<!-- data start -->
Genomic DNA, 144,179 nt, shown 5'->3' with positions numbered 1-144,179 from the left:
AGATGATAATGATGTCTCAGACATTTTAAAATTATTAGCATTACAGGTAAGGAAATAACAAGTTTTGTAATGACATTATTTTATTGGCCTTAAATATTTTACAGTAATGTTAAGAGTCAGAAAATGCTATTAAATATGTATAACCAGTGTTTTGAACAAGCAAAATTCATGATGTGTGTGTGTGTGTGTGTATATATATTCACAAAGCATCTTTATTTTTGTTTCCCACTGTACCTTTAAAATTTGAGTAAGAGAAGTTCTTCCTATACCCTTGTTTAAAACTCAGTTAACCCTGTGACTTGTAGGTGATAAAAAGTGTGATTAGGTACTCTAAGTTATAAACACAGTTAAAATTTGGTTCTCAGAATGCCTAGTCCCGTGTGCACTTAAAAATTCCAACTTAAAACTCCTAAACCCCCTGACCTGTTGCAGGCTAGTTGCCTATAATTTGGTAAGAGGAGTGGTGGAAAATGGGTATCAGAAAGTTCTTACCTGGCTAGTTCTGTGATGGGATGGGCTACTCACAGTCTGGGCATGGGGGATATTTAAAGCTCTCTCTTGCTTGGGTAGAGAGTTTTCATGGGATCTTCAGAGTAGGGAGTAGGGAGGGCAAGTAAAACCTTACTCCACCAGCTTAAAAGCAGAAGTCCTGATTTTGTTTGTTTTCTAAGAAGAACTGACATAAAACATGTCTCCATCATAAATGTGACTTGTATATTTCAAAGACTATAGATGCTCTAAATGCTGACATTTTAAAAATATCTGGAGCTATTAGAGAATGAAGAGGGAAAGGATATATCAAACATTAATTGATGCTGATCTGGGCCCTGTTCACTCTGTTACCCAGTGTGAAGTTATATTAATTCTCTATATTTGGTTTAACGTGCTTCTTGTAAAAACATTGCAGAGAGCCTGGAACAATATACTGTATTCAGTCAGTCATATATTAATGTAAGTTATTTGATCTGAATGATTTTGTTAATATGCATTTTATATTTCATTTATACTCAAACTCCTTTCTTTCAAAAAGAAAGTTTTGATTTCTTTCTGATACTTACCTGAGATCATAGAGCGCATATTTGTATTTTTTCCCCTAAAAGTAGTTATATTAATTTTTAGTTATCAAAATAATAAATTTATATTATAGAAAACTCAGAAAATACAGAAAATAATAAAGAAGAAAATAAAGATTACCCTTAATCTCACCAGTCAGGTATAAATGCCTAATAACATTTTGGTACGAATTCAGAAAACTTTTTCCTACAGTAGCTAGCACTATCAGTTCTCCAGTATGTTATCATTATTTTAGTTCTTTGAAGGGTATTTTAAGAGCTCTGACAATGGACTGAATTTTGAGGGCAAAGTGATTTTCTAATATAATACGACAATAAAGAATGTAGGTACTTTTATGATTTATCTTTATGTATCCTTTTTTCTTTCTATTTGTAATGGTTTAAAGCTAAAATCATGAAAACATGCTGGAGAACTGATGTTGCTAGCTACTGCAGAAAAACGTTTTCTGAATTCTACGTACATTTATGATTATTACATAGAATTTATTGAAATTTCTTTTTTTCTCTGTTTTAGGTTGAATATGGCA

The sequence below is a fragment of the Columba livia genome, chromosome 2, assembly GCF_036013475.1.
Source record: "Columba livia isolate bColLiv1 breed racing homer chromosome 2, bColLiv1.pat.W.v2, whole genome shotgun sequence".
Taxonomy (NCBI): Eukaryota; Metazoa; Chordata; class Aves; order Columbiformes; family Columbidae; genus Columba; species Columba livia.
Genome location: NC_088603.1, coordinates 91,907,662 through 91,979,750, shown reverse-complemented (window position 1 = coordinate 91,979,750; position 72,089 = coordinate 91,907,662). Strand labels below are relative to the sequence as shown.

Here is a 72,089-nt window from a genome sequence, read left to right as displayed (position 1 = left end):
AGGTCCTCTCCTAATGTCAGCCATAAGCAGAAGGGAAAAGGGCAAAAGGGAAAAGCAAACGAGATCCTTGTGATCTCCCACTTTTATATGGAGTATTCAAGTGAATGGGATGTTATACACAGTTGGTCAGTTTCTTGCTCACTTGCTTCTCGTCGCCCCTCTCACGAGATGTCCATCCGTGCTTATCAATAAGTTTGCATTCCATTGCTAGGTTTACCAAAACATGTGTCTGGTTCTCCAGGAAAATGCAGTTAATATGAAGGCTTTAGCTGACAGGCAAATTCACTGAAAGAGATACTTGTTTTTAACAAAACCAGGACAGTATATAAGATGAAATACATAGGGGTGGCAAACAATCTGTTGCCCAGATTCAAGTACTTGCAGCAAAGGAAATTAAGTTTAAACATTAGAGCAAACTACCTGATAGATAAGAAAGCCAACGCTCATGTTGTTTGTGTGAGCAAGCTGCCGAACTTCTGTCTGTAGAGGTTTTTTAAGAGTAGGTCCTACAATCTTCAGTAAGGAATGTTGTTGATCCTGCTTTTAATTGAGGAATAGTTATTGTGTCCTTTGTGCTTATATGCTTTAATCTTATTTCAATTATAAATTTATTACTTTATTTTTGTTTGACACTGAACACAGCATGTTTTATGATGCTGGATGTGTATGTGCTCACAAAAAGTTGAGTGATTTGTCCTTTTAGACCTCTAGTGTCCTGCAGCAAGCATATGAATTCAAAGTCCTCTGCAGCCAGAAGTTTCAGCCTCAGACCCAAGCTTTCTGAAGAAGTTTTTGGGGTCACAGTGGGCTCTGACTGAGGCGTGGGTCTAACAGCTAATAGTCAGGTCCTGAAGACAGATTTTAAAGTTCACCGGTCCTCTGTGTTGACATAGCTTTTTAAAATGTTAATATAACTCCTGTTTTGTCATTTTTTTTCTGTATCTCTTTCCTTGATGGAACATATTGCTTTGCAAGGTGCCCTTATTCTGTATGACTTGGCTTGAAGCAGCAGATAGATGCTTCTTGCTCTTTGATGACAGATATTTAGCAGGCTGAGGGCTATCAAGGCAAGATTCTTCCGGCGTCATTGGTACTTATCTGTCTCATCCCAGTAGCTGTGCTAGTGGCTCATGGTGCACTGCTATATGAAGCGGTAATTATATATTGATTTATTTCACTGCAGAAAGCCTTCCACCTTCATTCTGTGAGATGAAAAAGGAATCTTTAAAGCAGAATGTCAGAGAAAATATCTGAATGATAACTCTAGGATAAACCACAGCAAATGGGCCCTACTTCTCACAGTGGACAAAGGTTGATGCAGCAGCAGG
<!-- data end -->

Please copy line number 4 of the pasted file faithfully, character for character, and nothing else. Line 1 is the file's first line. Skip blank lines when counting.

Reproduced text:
Source record: "Columba livia isolate bColLiv1 breed racing homer chromosome 2, bColLiv1.pat.W.v2, whole genome shotgun sequence".